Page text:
Luteinizing hormone responses to luteinizing hormone releasing hormone, and growth hormone and cortisol responses to insulin induced hypoglycaemia in functional secondary amenorrhoea

E Hirvonen, M Seppälä, S L Karonen, H Adlercreutz
Acta Endocrinologica 1977, 84 (2): 225-36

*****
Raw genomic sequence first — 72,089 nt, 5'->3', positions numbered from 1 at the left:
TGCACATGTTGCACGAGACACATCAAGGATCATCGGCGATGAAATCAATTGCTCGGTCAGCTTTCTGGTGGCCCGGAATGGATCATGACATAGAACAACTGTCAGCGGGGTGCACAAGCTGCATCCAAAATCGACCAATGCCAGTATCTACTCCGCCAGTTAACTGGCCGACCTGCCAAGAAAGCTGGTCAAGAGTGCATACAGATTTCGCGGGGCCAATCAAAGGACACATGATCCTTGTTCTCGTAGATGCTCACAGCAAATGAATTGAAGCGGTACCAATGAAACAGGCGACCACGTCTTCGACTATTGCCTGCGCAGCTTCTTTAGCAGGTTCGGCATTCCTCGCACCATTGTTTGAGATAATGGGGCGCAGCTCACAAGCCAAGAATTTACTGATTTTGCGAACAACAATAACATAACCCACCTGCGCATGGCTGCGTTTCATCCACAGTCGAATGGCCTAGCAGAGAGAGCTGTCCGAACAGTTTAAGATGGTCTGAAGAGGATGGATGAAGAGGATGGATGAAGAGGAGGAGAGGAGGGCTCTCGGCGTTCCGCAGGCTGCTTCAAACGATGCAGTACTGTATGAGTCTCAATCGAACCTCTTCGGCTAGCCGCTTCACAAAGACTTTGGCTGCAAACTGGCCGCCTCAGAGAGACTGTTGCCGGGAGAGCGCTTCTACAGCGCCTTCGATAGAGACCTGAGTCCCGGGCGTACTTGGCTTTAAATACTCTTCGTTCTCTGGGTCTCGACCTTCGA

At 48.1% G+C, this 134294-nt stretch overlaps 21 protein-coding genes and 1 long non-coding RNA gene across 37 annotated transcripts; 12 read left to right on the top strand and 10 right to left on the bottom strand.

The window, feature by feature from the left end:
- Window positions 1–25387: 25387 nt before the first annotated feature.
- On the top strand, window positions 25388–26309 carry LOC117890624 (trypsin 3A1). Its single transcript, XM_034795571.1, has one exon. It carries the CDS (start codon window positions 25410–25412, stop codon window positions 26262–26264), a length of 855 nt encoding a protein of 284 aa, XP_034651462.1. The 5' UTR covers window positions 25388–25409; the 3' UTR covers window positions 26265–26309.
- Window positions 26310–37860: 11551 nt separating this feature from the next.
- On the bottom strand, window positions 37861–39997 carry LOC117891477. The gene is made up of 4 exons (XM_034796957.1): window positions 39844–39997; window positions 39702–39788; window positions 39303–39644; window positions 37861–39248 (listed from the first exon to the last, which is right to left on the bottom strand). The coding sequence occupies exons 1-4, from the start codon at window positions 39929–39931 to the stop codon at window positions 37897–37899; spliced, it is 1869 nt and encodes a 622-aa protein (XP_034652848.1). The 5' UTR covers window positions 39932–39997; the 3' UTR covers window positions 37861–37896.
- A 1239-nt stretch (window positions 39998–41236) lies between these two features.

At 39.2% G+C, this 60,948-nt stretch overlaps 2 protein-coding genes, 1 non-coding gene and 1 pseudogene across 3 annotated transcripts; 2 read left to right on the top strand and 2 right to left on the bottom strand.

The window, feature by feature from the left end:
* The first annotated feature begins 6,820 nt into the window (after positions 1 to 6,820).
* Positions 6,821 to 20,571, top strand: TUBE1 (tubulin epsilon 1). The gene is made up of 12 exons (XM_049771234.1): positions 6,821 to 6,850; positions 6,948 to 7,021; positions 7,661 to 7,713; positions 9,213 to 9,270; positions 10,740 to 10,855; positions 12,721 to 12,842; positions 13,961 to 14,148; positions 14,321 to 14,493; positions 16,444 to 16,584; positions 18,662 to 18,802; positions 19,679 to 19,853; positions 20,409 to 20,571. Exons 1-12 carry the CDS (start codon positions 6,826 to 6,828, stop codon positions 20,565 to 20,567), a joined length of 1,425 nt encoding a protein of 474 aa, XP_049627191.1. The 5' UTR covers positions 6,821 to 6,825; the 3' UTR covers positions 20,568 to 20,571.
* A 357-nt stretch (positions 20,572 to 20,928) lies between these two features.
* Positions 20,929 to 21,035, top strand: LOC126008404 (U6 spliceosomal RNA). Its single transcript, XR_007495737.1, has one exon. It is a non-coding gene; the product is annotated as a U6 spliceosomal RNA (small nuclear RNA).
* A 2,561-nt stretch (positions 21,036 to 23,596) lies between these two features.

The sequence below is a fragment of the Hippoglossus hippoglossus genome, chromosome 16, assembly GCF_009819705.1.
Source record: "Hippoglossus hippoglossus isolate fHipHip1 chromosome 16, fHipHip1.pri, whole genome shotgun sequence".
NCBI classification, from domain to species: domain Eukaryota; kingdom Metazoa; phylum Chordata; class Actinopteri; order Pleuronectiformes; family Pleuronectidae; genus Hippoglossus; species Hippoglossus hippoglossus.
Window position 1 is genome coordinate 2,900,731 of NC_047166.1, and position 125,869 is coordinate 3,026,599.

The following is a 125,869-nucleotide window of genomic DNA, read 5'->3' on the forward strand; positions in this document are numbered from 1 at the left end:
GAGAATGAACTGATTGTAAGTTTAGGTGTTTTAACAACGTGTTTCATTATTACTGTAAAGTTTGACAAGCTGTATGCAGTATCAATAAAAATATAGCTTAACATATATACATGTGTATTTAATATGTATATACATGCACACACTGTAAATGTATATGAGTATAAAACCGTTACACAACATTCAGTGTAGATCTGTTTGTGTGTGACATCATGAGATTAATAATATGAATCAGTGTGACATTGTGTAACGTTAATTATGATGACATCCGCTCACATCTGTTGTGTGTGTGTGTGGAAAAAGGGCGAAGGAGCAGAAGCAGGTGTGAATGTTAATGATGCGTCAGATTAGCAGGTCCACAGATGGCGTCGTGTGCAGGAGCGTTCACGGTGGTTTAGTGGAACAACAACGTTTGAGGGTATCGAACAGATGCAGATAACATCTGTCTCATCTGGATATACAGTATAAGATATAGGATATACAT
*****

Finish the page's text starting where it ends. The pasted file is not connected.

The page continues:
Luteinizing hormone (LH) responses to luteinizing hormone releasing hormone (LHRH), and growth hormone (GH) and cortisol responses to insulin induced hypoglycaemia were studied in 56 women classified into 4 distinct groups of functional secondary amenorrhoea. The groups were: I, self-induced weight reduction (20 patients); II, post pill amenorrhoea (14 patients); III, anorexia nervosa (10 patients); and IV, idiopathic secondary amenorrhoea (12 patients). Only patients with no overlapping anamnestic factors were included. Group I patients had the most heavily impaired LHRH-LH responses, and the GH response to hypoglycaemia was smaller than in other groups. Cortisol responses were normal. Group II patients showed blunted LH responses and normal GH and cortisol responses. Group III patients showed normal or exaggerated LH responses in the recovery phase of anorexia nervosa, while those two patients who were in the static phase of the illness had impaired responses. GH responses varied greatly. Group IV patients had normal basal levels of LH and normal LH, GH and cortisol responses. The restoration of LH response is not solely correlated to body mass, since patients recovering from anorexia nervosa showed greater LHRH-LH responses with nutritional rehabilitation at 76% of ideal body weight than patients with self-induced weight reduction at 87% of ideal body weight. In idiopathic amenorrhoea the hypothalamic pituitary axis seems to be practically intact. The function of hypothalamic-pituitary axis may be impaired selectively in functional amenorrhoea. Corticotrophin releasing hormone function remains intact, and GH-response may be impaired or normal independently of the LH-response to LHRH. In self-induced weight reduction both functions were impaired. These tests are easily carried out with out-patients, and they give more information about the functional state of hypothalamic-pituitary axis than basal analyses of hypothalamic-pituitary axis than basal analyses of gonadotrophins and oestrogens. However, a single pathologic reading in the LH response is not specific enough to indicate to which group of amenorrhoea the patients belong, but these tests together elucidate the severity of lesion in hypothalamic pituitary axis.

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